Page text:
In 2007, Pakistan heard the tragic news of the death of one of its most prominent artist, Ismail Gulgee – a murder, no less, in his own house. His death is a mystery that is yet to be solved but his work has continued to mesmerize.

 

Gulgee (1926-2007) was born in Peshawar and didn’t start out training to be a painter – he got his engineering degree at the best schools in India and America but taught himself how to paint as well as sculpt on the side. Early on in his life, he worked and he taught at the same time. Through this, he started getting commissioned for portraits. In fact, this is where he received most of his acclaim as his portraits caught the attention of dignitaries and royals. He was soon the portrait artist of the Afghan Royal family, princes of Saudi as well as the Aga Khan. Some of his portraiture was not in traditional materials, like this mosaic done entirely in lapis lazuli – fitting individual pieces of the stone into the portrait.

 

 

Portrait of the Aga Khan by Gulgee in Lapis Lazuli. Source: Ismailimail

Despite his acclaimed portraiture, Gulgee shifted to more abstract themes later. In particular, his calligraphic work was uniquely abstract and gestural while being inspired by broader Islamic traditions of calligraphy. Abstract expressionism was the rage in America during the years he lived there and that undoubtedly influenced him.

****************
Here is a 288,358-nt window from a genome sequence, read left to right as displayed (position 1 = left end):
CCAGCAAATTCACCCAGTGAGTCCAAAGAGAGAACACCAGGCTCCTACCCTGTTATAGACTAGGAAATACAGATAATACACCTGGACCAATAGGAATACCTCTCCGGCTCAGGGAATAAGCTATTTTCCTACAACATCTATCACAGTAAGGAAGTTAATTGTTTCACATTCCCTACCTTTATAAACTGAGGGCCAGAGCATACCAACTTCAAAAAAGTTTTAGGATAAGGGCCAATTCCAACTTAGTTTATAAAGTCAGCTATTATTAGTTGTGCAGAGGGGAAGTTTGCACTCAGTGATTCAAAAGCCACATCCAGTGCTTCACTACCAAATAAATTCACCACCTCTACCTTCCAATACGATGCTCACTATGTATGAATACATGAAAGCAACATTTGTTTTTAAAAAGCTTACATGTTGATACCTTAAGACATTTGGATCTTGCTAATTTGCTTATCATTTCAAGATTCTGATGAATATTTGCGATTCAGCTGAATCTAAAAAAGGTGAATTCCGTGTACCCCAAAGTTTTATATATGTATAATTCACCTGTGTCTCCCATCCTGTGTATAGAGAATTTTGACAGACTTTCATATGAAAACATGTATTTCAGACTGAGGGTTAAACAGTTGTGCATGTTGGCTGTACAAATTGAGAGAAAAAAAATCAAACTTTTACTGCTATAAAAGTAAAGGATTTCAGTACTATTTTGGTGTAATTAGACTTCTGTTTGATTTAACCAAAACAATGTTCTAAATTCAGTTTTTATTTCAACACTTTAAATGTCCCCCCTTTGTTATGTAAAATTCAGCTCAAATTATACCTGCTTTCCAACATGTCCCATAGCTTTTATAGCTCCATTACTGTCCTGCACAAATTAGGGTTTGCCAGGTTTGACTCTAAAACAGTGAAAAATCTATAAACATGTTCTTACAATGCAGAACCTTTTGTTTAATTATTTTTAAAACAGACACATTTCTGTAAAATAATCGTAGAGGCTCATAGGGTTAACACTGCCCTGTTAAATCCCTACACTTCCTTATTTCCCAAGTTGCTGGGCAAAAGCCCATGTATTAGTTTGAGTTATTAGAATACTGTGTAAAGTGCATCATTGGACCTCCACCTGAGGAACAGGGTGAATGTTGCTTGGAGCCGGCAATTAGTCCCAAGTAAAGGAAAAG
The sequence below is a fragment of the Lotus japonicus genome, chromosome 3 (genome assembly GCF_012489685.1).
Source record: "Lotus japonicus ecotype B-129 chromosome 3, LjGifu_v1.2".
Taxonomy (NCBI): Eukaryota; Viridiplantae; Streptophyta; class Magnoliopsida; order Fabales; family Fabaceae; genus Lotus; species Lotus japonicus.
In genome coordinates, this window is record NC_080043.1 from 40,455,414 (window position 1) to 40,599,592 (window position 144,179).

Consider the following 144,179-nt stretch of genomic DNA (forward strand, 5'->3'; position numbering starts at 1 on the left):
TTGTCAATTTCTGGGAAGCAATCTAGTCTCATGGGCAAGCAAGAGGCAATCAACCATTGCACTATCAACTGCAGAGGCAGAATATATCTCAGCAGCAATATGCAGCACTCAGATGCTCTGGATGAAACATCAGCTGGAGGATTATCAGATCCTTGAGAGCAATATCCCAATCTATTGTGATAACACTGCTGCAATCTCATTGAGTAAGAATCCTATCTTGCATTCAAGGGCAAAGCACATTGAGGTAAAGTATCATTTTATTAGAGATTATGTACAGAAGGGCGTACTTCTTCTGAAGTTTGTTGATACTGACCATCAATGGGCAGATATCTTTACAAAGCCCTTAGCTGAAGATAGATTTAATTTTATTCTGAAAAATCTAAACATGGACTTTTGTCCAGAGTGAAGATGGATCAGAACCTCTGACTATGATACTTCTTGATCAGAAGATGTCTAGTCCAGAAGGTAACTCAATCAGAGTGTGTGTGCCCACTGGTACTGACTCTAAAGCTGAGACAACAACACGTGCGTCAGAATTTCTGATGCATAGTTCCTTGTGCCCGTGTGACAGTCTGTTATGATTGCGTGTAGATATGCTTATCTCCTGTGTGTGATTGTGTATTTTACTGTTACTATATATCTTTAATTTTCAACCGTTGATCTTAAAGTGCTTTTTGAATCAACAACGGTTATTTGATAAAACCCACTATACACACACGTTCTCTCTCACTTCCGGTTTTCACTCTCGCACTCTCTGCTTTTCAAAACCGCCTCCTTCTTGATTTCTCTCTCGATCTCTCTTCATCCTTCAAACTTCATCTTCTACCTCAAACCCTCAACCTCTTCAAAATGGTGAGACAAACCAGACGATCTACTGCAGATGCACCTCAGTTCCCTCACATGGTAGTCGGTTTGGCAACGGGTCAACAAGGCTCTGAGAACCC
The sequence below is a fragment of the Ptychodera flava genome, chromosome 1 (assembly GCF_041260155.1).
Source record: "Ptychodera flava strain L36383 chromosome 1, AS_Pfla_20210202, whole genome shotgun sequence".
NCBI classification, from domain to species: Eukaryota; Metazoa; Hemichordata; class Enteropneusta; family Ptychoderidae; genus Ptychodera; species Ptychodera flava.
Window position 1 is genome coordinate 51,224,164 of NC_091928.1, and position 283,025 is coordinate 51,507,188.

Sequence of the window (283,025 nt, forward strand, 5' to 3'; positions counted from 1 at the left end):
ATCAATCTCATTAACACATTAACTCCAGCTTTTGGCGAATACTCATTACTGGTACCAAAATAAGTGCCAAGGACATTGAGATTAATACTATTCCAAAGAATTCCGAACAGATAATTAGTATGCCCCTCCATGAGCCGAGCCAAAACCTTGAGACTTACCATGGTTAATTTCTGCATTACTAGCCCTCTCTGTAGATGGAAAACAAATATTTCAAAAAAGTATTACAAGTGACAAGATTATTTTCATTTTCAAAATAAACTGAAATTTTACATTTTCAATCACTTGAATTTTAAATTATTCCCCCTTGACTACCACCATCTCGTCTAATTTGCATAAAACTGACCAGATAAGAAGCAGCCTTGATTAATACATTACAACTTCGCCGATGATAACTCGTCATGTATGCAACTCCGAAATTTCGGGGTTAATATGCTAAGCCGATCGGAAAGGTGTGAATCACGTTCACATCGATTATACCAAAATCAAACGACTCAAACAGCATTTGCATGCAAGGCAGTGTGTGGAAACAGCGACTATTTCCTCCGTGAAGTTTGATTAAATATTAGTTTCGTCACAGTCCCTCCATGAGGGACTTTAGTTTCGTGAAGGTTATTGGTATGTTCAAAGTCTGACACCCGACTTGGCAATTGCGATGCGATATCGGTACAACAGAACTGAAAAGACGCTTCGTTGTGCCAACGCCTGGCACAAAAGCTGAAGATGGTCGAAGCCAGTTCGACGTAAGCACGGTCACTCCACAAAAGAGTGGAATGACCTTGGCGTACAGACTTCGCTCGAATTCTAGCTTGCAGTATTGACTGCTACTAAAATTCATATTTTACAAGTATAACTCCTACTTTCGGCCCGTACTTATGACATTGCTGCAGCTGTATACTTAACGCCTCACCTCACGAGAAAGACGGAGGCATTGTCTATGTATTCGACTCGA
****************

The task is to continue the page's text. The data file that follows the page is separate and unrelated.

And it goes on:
Untitled (Calligraphic ‘Ya Ali’) , 1995, Oil on canvas. Source: Artnet.com

Untitled (Calligraphic ‘Allah’), 1986, Oil on canvas. Source: Ideelart.com

 

 

 

 

 

 

 

 

 

 

 

 

 

 

 

 

Gulgee often talked about the synergies between religion and art. He felt a closeness to the Sufi mystics and was enchanted by Islamic calligraphy – his search for the divine in mundane human experience manifested in a passion for his art.

 

Untitled (Abstract) Oil on canvas. Source: Artnet

 

Untitled (Calligraphic Abstract) , 1996. Oil on canvas. Source: Artnet.com

By his own account, his background in mathematics and engineering fit well with his art. In an interview he said,

“My work is the externalisation of my inner journey. Through it I communicate with the pulse of life. The calligraphic form and movement that emerges is not premeditated or cerebral, it is intuitive and articulates something deep inside me. It is important that no thought of how people will react to my work intrudes, as they would destroy the thread and take the truth away.” 

(Annemarie Schimmel in M. Ismaili, Gulgee, Ferozesons, 2000, unpaginated)

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